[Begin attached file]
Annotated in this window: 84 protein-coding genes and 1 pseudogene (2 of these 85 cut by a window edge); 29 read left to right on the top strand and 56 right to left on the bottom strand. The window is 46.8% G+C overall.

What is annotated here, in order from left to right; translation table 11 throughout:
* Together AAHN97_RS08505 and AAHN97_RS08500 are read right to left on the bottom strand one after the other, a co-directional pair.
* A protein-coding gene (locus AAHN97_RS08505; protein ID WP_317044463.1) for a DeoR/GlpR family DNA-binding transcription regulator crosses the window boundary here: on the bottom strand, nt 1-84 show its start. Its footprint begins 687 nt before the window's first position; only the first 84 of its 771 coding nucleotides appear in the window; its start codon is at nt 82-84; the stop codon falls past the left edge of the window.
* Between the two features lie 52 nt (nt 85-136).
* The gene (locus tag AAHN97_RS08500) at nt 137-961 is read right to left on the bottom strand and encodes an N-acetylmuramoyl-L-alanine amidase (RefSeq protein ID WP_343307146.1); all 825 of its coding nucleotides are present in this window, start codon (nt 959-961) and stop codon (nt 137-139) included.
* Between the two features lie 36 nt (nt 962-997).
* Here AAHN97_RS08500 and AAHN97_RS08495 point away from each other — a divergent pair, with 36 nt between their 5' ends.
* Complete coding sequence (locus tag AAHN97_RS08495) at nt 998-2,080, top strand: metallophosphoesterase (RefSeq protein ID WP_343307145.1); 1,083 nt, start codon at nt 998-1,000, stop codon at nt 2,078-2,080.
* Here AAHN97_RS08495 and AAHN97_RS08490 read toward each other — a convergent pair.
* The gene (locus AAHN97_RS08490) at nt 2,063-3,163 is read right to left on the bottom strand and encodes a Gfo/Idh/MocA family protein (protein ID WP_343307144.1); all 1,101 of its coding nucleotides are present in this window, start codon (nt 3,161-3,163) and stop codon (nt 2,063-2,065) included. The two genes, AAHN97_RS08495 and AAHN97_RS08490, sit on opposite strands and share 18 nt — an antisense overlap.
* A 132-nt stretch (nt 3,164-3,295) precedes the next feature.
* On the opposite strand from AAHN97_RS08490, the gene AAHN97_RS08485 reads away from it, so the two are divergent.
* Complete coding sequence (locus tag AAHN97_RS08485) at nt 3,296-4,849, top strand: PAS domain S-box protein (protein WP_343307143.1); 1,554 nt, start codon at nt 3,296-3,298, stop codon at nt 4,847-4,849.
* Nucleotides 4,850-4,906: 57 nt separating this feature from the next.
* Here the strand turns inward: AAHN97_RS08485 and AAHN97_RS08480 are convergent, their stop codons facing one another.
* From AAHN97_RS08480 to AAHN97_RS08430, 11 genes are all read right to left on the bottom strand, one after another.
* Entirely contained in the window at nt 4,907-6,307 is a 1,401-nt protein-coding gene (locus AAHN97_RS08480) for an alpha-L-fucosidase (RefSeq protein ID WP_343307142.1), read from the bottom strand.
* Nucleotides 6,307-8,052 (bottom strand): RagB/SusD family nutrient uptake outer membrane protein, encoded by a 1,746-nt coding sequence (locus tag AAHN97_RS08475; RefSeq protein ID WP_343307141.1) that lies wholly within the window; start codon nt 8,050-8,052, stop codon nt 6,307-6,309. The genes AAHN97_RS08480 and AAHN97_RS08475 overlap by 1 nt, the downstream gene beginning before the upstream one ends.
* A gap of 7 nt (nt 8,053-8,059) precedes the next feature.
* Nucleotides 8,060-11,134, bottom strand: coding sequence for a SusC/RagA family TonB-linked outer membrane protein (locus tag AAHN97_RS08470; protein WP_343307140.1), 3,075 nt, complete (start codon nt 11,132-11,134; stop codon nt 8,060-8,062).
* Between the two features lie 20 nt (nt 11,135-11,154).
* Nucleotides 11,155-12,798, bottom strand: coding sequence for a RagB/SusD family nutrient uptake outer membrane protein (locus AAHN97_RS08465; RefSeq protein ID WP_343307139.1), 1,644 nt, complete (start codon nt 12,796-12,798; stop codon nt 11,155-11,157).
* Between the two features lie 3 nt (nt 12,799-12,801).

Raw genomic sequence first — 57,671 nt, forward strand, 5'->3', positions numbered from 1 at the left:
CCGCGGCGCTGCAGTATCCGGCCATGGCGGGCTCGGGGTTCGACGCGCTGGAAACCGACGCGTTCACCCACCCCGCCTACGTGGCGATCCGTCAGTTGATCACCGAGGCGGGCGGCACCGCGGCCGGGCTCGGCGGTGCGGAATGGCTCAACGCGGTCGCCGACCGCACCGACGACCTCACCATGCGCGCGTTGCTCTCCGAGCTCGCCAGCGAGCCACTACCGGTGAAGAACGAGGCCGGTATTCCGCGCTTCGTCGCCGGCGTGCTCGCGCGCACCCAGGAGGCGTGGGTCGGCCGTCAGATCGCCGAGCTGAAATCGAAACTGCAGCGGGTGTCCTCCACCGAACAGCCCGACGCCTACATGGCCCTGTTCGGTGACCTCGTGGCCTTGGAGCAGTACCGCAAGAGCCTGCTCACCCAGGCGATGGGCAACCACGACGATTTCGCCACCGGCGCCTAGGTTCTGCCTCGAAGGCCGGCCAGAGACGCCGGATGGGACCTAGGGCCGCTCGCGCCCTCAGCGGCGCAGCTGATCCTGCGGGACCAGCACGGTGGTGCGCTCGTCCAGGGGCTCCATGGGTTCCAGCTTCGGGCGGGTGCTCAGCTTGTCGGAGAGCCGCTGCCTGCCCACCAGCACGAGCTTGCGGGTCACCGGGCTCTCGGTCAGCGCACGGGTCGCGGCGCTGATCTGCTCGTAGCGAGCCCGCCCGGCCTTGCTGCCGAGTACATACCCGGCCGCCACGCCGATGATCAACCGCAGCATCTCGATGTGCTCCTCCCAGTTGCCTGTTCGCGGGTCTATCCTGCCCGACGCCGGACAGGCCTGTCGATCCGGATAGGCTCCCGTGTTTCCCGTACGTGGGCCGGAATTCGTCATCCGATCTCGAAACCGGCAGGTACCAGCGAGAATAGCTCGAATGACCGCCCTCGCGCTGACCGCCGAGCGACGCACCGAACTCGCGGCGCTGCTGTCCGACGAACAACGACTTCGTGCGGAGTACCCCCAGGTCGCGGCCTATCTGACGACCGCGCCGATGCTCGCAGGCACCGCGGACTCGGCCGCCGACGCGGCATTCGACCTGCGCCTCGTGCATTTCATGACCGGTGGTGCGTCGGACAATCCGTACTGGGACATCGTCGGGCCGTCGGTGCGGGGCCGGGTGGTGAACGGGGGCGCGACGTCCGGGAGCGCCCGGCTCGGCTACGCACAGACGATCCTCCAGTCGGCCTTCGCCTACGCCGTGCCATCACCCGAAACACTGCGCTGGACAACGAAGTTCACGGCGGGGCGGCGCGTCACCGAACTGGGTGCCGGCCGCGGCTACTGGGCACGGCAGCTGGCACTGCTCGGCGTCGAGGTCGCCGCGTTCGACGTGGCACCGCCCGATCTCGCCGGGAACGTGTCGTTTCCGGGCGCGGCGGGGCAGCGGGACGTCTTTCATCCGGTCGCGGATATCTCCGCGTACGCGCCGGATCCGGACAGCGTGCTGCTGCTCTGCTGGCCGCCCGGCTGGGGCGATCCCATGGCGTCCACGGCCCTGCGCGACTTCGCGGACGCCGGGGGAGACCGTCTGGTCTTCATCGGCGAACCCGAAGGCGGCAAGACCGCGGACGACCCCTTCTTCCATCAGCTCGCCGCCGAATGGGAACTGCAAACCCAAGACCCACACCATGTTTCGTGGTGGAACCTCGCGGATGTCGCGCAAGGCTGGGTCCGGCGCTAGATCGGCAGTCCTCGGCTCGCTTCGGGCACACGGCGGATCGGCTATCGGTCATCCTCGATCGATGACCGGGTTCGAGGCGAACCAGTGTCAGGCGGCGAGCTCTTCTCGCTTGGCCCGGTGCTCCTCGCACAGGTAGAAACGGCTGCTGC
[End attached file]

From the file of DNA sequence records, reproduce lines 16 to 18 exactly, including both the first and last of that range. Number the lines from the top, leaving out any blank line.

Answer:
* Here the strand turns inward: AAHN97_RS08485 and AAHN97_RS08480 are convergent, their stop codons facing one another.
* From AAHN97_RS08480 to AAHN97_RS08430, 11 genes are all read right to left on the bottom strand, one after another.
* Entirely contained in the window at nt 4,907-6,307 is a 1,401-nt protein-coding gene (locus AAHN97_RS08480) for an alpha-L-fucosidase (RefSeq protein ID WP_343307142.1), read from the bottom strand.